Iain Duncan Smith has been caught up in a new row over his department's dodgy use of official figures, the fourth in a year.
The controversy erupted after top Department for Work and Pensions official Neil Couling tried to defend the government's Work Programme during a grilling by members of Parliament's work and pensions committee using unpublished data, which angered MPs as they did not have a chance to properly scrutinize the figures.
Labour member Sheila Gilmore complained to Sir Andrew Dilnot, chair of the UK Statistics Authority, who confirmed that "published official statistics should be referred to in public statements" and that alternative information should be used only in "exceptional circumstances".
Sir Andrew added: "It is a matter of regret that DWP’s usual practice, which would have ensured compliance with the National Statistician’s guidance, was not followed."
Labour MP Sheila Gilmore said: "By quoting data that wasn’t publicly available at the time, DWP official Neil Couling made it impossible for my colleagues and I on the Work and Pensions Committee to hold him – and the Ministers to whom he reports – to account. This bad practice must not happen again."
"This is just the latest statistical foul play from Iain Duncan Smith’s department that I’ve helped to expose over the past year.”
A DWP spokesperson said: "A committee member asked a direct question about the support we provide to the long-term unemployed, and this was answered in good faith with the most up-to-date and useful information to assist the committee in their work.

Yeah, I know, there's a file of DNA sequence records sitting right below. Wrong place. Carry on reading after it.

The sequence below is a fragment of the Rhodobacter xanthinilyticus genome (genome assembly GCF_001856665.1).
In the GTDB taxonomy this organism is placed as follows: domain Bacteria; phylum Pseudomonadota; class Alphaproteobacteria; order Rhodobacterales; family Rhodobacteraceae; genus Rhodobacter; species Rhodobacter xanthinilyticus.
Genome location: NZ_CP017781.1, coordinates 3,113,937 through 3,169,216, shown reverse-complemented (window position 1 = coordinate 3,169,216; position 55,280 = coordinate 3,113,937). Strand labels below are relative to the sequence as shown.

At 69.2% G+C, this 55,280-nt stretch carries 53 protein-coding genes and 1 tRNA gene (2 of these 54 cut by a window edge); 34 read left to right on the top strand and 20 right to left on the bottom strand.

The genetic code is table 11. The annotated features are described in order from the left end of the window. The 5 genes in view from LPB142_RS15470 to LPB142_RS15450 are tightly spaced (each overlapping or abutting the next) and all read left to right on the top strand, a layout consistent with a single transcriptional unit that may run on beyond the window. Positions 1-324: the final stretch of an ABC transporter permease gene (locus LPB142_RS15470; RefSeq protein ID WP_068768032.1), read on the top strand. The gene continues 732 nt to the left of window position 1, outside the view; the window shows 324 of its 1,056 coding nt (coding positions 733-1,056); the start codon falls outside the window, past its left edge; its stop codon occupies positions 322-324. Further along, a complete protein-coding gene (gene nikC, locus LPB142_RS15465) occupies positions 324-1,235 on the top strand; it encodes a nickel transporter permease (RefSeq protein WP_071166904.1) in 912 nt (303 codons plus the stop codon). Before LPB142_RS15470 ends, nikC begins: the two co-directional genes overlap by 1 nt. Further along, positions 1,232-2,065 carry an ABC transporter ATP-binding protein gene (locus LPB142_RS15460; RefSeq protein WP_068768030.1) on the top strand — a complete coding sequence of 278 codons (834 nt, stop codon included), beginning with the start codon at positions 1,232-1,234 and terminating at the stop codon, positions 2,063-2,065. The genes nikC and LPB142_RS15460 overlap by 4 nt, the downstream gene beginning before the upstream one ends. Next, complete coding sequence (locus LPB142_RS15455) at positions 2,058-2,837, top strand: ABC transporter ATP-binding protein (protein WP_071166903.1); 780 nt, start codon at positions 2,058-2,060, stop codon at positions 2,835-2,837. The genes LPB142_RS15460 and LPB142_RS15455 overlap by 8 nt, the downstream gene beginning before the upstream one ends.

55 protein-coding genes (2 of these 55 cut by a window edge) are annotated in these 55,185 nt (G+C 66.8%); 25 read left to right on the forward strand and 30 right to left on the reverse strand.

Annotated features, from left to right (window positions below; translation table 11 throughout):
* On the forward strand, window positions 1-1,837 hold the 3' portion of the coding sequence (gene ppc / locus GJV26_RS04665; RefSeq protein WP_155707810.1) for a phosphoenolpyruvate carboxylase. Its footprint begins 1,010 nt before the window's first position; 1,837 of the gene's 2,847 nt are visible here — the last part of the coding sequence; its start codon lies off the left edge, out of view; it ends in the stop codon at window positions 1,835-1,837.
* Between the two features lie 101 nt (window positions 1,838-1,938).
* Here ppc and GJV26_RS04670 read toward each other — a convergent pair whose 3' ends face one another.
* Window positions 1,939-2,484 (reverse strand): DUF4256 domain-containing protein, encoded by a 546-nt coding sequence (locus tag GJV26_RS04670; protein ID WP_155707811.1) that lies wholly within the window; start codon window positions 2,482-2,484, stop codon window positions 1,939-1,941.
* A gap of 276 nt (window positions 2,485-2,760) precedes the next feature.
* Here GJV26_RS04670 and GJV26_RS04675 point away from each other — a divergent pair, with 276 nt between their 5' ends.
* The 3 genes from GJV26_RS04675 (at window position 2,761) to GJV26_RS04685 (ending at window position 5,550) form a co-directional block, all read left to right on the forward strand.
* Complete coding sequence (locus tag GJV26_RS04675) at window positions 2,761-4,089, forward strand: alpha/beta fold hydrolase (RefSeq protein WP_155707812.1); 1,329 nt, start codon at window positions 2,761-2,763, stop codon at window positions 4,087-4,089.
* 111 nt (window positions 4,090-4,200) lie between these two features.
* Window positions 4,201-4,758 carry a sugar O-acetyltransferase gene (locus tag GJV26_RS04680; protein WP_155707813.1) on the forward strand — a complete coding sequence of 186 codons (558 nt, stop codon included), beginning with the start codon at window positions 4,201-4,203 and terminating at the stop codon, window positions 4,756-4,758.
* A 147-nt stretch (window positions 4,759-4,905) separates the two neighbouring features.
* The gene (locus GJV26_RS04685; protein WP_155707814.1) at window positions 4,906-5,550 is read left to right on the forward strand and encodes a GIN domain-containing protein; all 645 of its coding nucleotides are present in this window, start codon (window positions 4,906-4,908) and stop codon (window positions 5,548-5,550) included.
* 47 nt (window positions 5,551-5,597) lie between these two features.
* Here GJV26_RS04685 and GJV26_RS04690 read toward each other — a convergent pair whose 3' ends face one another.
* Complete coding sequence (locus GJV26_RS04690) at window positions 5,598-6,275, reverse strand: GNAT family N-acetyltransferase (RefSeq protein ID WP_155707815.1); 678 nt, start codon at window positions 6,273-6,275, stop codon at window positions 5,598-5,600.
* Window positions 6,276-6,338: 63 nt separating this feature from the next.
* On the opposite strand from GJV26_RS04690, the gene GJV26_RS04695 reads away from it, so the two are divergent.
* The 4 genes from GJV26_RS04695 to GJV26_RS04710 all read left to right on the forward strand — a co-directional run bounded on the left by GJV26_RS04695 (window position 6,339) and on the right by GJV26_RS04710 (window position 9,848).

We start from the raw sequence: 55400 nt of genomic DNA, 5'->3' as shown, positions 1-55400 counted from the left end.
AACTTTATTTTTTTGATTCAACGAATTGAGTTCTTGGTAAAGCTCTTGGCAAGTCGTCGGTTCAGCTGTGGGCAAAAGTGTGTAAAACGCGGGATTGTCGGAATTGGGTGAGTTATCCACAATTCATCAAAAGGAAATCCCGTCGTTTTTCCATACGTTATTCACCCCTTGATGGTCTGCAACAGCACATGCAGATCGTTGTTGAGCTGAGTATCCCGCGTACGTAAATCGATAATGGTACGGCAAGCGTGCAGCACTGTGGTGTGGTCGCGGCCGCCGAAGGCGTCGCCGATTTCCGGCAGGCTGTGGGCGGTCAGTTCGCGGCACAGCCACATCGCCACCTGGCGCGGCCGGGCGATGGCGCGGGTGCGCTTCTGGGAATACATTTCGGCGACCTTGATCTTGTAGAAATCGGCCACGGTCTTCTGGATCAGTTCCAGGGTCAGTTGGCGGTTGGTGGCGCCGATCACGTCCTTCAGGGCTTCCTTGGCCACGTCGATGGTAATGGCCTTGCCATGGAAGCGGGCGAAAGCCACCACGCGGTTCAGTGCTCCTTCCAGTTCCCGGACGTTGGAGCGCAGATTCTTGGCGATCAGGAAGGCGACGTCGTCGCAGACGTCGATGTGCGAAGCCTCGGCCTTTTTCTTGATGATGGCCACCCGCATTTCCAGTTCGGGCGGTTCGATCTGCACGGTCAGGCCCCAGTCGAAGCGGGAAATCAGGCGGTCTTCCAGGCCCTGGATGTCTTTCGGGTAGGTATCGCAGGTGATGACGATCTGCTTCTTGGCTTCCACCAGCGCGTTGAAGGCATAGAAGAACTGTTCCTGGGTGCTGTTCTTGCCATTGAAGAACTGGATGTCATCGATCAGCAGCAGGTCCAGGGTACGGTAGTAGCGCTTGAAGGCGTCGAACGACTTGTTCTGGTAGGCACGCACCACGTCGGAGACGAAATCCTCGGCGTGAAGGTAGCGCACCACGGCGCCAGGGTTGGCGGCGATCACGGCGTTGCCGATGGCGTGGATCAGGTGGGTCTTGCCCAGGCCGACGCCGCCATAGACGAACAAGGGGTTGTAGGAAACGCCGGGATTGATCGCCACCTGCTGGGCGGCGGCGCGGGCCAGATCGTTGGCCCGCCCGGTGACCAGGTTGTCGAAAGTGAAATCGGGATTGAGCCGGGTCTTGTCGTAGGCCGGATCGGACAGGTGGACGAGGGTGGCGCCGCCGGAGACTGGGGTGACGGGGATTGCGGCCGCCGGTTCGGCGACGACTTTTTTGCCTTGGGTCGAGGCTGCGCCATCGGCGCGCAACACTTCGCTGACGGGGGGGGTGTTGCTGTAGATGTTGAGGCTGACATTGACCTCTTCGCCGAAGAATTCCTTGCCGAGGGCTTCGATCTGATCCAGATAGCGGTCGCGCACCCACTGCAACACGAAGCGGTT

"DWP has an exceptional record on making data widely available to the general public, and on this occasion we felt it was a priority to provide the relevant information needed at the time, rather than providing a limited and out-of-date response."
This comes after the UK Statistics Authority earlier this month described DWP Data on sickness and disability benefit employment and support allowance as "potentially misleading" and questioned whether it should be classed a "national statistic”.
The watchdog rebuked the DWP in December for failing to fully explain problems they were experiencing in producing the same data and for not highlighting them soon enough.
Last May, Sir Andrew Dilnot rebuked Tory chairman Grant Shapps after he mistakenly suggested 900,000 ESA applicants had dropped their claim rather than go through a ‘fit for work’ test – the real figure was a mere 19,700.
Duncan Smith distanced himself from Shapps under questioning about the statistical error in December, telling MPs that Conservative Campaign Headquarters (CCHQ) had "conflated" figures and that the DWP did not know they were coming out.
Previously, Duncan Smith dismissed an official rebuke from the statistics watchdog for making misleading claims about the effectiveness of his benefit reforms - as he "believes" he was right and the UKSA was wrong.